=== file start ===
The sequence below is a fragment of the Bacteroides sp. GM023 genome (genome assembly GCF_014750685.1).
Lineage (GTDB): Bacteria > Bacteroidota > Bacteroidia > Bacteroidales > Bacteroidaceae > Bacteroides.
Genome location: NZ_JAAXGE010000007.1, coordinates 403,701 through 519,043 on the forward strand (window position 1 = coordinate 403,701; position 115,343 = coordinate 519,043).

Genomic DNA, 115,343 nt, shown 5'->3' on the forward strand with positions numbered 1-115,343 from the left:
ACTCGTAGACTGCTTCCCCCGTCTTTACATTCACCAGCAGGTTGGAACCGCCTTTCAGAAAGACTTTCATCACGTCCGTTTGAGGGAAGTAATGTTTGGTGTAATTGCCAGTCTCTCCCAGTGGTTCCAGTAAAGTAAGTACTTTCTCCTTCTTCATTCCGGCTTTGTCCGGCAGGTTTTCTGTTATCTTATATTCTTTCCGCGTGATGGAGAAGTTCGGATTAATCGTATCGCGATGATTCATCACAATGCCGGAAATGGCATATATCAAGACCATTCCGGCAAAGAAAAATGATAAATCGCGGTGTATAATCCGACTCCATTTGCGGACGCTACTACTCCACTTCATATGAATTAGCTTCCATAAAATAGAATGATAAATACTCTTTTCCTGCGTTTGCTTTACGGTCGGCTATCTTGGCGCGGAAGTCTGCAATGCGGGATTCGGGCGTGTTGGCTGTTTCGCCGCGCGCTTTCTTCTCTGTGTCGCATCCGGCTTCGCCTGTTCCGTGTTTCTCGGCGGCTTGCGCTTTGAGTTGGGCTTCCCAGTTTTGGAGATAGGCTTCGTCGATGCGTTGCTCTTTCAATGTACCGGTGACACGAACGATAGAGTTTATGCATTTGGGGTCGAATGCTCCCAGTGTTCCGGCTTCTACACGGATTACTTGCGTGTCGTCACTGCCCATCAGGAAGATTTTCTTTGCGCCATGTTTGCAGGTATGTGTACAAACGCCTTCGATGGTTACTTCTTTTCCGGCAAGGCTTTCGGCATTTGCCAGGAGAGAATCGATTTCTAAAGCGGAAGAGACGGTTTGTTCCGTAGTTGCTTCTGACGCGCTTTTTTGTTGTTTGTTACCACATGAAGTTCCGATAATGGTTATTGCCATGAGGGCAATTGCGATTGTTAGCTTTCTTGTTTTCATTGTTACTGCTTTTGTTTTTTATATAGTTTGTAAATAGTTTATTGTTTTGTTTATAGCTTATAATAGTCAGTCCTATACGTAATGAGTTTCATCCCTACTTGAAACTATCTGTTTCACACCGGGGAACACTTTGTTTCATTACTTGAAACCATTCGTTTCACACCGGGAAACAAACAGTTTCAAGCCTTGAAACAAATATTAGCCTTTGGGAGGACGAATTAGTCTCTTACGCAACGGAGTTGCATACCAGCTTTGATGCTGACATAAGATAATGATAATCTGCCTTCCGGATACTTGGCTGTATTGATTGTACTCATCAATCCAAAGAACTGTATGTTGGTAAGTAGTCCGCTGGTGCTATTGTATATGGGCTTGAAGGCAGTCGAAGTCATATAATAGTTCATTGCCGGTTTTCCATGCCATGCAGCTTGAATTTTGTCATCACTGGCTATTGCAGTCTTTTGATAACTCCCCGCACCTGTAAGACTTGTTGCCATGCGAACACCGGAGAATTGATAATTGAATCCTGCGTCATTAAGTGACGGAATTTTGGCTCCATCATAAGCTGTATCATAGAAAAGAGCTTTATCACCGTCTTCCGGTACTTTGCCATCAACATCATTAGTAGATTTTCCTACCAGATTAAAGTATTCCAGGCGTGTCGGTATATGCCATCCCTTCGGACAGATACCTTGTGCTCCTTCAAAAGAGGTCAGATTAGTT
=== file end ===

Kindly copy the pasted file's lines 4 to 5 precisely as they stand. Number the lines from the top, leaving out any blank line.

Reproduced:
Genomic DNA, 115,343 nt, shown 5'->3' on the forward strand with positions numbered 1-115,343 from the left:
ACTCGTAGACTGCTTCCCCCGTCTTTACATTCACCAGCAGGTTGGAACCGCCTTTCAGAAAGACTTTCATCACGTCCGTTTGAGGGAAGTAATGTTTGGTGTAATTGCCAGTCTCTCCCAGTGGTTCCAGTAAAGTAAGTACTTTCTCCTTCTTCATTCCGGCTTTGTCCGGCAGGTTTTCTGTTATCTTATATTCTTTCCGCGTGATGGAGAAGTTCGGATTAATCGTATCGCGATGATTCATCACAATGCCGGAAATGGCATATATCAAGACCATTCCGGCAAAGAAAAATGATAAATCGCGGTGTATAATCCGACTCCATTTGCGGACGCTACTACTCCACTTCATATGAATTAGCTTCCATAAAATAGAATGATAAATACTCTTTTCCTGCGTTTGCTTTACGGTCGGCTATCTTGGCGCGGAAGTCTGCAATGCGGGATTCGGGCGTGTTGGCTGTTTCGCCGCGCGCTTTCTTCTCTGTGTCGCATCCGGCTTCGCCTGTTCCGTGTTTCTCGGCGGCTTGCGCTTTGAGTTGGGCTTCCCAGTTTTGGAGATAGGCTTCGTCGATGCGTTGCTCTTTCAATGTACCGGTGACACGAACGATAGAGTTTATGCATTTGGGGTCGAATGCTCCCAGTGTTCCGGCTTCTACACGGATTACTTGCGTGTCGTCACTGCCCATCAGGAAGATTTTCTTTGCGCCATGTTTGCAGGTATGTGTACAAACGCCTTCGATGGTTACTTCTTTTCCGGCAAGGCTTTCGGCATTTGCCAGGAGAGAATCGATTTCTAAAGCGGAAGAGACGGTTTGTTCCGTAGTTGCTTCTGACGCGCTTTTTTGTTGTTTGTTACCACATGAAGTTCCGATAATGGTTATTGCCATGAGGGCAATTGCGATTGTTAGCTTTCTTGTTTTCATTGTTACTGCTTTTGTTTTTTATATAGTTTGTAAATAGTTTATTGTTTTGTTTATAGCTTATAATAGTCAGTCCTATACGTAATGAGTTTCATCCCTACTTGAAACTATCTGTTTCACACCGGGGAACACTTTGTTTCATTACTTGAAACCATTCGTTTCACACCGGGAAACAAACAGTTTCAAGCCTTGAAACAAATATTAGCCTTTGGGAGGACGAATTAGTCTCTTACGCAACGGAGTTGCATACCAGCTTTGATGCTGACATAAGATAATGATAATCTGCCTTCCGGATACTTGGCTGTATTGATTGTACTCATCAATCCAAAGAACTGTATGTTGGTAAGTAGTCCGCTGGTGCTATTGTATATGGGCTTGAAGGCAGTCGAAGTCATATAATAGTTCATTGCCGGTTTTCCATGCCATGCAGCTTGAATTTTGTCATCACTGGCTATTGCAGTCTTTTGATAACTCCCCGCACCTGTAAGACTTGTTGCCATGCGAACACCGGAGAATTGATAATTGAATCCTGCGTCATTAAGTGACGGAATTTTGGCTCCATCATAAGCTGTATCATAGAAAAGAGCTTTATCACCGTCTTCCGGTACTTTGCCATCAACATCATTAGTAGATTTTCCTACCAGATTAAAGTATTCCAGGCGTGTCGGTATATGCCATCCCTTCGGACAGATACCTTGTGCTCCTTCAAAAGAGGTCAGATTAGTT